I make it a practice of saying, "Yes," to any student or young professional person who wants career advice. This serves two purposes. One is to provide (hopefully) helpful assistance to someone starting his or her career. The other is for me to be rejuvenated by the energy and idealism of the next generation of community leaders.
This week, a person who is involved in health care consulting at one of the big firms sought advice about how to move from that environment to a job "somewhere in the provider-payer space." (By the way, I hate the term "space" when it is used in this manner, but I have learned to expect it from consultants and venture capitalists.)
The person thought that the ideal job would be to join the internal strategic planning group in a large academic medical center.
I advised against this. I pointed out that such groups are often marginalized in AMCs. They tend not to be respected by the doctors and nurses, because they are viewed as not understanding the obligations, work flows, and other issues associated with delivering clinical care.
I suggested, instead, that this person seek a "line" job in a hospital, helping to run an ambulatory clinic or some other operational role. "Learn what it is like," I said, "to organize how care is delivered, dealing with nervous patients, stressed out nurses, and doctors with strongly held views. Over time, you will demonstrate good work and initiative and how make changes. Based on that, you may be asked to participate in task forces that help set the strategic direction for the hospital. By then, too, you will be known and respected by clinicians and therefore less likely to be marginalized."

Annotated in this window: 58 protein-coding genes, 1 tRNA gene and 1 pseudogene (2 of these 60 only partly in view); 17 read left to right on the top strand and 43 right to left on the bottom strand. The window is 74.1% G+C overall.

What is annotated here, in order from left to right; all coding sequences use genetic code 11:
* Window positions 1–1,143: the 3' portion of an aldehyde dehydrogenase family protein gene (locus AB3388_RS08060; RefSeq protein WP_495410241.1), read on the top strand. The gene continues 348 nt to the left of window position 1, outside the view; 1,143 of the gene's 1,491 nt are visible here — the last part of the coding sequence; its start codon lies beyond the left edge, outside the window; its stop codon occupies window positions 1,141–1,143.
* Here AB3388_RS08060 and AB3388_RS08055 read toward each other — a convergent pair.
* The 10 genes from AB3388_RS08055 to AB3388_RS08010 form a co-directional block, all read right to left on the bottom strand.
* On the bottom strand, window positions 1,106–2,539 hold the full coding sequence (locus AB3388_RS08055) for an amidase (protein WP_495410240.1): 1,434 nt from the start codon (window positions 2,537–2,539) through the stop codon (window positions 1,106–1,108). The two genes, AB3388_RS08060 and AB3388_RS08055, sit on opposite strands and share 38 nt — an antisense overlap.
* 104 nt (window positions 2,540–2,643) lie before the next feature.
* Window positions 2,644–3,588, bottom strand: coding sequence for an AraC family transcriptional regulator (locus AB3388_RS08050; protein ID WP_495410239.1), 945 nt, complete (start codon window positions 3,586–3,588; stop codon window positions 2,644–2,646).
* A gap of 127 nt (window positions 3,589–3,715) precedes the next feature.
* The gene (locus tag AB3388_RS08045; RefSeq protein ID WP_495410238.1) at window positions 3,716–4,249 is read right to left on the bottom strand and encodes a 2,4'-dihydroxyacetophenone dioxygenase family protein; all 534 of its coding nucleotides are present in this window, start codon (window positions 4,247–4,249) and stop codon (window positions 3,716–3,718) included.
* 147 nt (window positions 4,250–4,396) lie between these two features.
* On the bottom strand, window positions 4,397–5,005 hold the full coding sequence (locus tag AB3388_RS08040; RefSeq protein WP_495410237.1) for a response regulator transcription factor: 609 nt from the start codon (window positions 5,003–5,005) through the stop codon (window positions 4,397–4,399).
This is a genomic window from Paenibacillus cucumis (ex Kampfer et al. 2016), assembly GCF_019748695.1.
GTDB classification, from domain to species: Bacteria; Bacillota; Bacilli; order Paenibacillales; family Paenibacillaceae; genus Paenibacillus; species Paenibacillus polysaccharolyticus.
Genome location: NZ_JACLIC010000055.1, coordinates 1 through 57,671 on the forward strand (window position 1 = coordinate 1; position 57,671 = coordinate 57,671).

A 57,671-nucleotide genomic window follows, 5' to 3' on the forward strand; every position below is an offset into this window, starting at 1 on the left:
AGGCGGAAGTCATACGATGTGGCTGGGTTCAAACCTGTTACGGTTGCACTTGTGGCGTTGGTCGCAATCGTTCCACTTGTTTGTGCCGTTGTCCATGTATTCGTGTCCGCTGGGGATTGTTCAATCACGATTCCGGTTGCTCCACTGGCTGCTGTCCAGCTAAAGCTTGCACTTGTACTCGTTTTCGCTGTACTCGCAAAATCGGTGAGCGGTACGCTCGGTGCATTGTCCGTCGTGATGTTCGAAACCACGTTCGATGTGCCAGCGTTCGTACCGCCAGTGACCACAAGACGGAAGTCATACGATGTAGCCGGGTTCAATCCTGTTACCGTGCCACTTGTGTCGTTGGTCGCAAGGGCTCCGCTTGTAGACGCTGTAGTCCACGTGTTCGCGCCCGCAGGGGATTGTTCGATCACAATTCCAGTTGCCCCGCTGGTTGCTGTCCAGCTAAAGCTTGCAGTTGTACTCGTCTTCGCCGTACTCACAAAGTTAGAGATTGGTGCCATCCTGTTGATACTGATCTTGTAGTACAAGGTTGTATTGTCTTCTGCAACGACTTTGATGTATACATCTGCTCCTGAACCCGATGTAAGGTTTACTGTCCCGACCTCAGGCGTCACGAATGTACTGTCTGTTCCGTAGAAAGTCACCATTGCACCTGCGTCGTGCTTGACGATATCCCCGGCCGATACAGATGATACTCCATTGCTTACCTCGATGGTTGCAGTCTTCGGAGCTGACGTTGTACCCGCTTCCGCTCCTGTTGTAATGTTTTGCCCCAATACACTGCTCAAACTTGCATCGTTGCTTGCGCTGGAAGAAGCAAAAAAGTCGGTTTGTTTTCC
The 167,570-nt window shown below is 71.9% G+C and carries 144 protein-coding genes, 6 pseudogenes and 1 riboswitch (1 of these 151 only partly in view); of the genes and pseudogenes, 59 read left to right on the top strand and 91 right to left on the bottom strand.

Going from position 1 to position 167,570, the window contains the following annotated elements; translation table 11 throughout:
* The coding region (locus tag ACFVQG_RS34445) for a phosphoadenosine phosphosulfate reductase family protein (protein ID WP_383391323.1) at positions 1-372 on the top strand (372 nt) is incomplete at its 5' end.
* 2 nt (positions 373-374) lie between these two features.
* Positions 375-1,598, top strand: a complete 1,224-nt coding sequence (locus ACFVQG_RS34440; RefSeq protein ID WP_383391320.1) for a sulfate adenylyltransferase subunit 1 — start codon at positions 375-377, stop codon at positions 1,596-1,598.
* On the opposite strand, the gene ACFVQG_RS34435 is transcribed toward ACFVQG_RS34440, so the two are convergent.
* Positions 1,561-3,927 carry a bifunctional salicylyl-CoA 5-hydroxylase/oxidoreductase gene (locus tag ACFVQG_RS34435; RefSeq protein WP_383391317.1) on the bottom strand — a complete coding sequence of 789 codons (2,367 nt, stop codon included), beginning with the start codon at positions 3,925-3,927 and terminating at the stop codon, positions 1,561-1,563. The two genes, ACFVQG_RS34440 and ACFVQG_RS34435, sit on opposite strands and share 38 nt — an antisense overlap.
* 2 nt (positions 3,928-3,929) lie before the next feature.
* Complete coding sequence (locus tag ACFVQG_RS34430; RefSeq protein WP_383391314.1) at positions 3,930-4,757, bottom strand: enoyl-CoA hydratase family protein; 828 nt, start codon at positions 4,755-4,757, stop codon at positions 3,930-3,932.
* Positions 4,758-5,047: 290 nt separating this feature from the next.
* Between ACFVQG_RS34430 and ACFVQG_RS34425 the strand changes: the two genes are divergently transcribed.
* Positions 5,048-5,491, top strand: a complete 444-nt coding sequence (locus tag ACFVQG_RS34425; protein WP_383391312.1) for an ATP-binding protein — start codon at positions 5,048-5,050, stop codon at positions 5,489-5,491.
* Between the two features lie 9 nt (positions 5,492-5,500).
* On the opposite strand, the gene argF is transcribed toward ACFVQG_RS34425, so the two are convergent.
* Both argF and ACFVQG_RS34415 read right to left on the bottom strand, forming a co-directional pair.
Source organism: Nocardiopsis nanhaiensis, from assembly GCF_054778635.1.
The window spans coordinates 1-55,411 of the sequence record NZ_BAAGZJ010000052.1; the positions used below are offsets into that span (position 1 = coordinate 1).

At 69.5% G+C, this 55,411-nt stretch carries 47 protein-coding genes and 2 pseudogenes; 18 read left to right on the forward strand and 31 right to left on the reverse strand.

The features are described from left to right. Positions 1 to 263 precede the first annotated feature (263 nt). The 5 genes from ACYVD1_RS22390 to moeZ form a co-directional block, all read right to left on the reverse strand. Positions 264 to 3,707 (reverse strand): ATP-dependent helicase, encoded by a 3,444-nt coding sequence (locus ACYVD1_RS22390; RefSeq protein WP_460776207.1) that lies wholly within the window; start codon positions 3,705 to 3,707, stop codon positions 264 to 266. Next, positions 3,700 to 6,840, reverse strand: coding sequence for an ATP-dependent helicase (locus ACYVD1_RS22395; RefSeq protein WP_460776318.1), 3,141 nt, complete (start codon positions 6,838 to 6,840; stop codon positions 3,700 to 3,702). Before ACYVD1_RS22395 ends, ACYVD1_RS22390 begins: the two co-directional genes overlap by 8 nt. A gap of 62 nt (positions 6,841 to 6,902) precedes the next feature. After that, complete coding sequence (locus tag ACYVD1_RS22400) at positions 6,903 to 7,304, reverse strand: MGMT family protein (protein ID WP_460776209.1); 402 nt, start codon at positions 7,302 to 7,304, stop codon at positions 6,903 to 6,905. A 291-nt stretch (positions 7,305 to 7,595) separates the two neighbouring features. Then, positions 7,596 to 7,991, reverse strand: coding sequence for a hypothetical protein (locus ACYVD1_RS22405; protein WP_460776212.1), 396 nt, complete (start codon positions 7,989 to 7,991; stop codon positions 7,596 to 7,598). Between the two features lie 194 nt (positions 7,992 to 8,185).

The response was firm and immediate: "No, I don't want to do that. My salary would take a cut, plus I want to be involved at a higher level in the institution."
I was struck by this. Just a short time out of MBA school, followed by a stint as a consultant, this person was confident s/he would provide value in the corporate planning function of the most complicated type of business in the world. Whatever happened to the idea of starting low, learning what life is like on the front lines, demonstrating ability, and working one's way up the ladder?
Instead of being rejuvenated by the energy and idealism of someone in the next generation, I felt like I was facing an overabundance of entitlement. Perhaps, though, I took it the wrong way. Maybe it was just naïveté.